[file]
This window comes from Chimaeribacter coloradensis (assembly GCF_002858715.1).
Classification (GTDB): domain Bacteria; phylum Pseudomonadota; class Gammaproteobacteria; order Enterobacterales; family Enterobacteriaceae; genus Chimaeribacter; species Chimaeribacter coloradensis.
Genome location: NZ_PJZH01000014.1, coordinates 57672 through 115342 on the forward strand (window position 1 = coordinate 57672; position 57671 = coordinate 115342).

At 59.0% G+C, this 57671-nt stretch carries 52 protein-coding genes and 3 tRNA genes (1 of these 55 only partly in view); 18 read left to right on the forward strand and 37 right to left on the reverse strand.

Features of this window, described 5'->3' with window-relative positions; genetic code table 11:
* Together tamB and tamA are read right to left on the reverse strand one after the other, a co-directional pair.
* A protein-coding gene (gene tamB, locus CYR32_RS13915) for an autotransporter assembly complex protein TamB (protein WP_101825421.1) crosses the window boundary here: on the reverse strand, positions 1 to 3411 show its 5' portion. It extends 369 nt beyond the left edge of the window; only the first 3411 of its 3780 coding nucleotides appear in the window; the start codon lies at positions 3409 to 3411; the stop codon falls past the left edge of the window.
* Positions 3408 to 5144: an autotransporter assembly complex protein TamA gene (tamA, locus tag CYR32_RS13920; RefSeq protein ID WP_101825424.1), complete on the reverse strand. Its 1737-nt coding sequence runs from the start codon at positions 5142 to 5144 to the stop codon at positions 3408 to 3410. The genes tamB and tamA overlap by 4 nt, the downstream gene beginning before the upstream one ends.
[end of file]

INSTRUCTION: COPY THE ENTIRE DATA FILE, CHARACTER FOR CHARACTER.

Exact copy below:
This window comes from Chimaeribacter coloradensis (assembly GCF_002858715.1).
Classification (GTDB): domain Bacteria; phylum Pseudomonadota; class Gammaproteobacteria; order Enterobacterales; family Enterobacteriaceae; genus Chimaeribacter; species Chimaeribacter coloradensis.
Genome location: NZ_PJZH01000014.1, coordinates 57672 through 115342 on the forward strand (window position 1 = coordinate 57672; position 57671 = coordinate 115342).

At 59.0% G+C, this 57671-nt stretch carries 52 protein-coding genes and 3 tRNA genes (1 of these 55 only partly in view); 18 read left to right on the forward strand and 37 right to left on the reverse strand.

Features of this window, described 5'->3' with window-relative positions; genetic code table 11:
* Together tamB and tamA are read right to left on the reverse strand one after the other, a co-directional pair.
* A protein-coding gene (gene tamB, locus CYR32_RS13915) for an autotransporter assembly complex protein TamB (protein WP_101825421.1) crosses the window boundary here: on the reverse strand, positions 1 to 3411 show its 5' portion. It extends 369 nt beyond the left edge of the window; only the first 3411 of its 3780 coding nucleotides appear in the window; the start codon lies at positions 3409 to 3411; the stop codon falls past the left edge of the window.
* Positions 3408 to 5144: an autotransporter assembly complex protein TamA gene (tamA, locus tag CYR32_RS13920; RefSeq protein ID WP_101825424.1), complete on the reverse strand. Its 1737-nt coding sequence runs from the start codon at positions 5142 to 5144 to the stop codon at positions 3408 to 3410. The genes tamB and tamA overlap by 4 nt, the downstream gene beginning before the upstream one ends.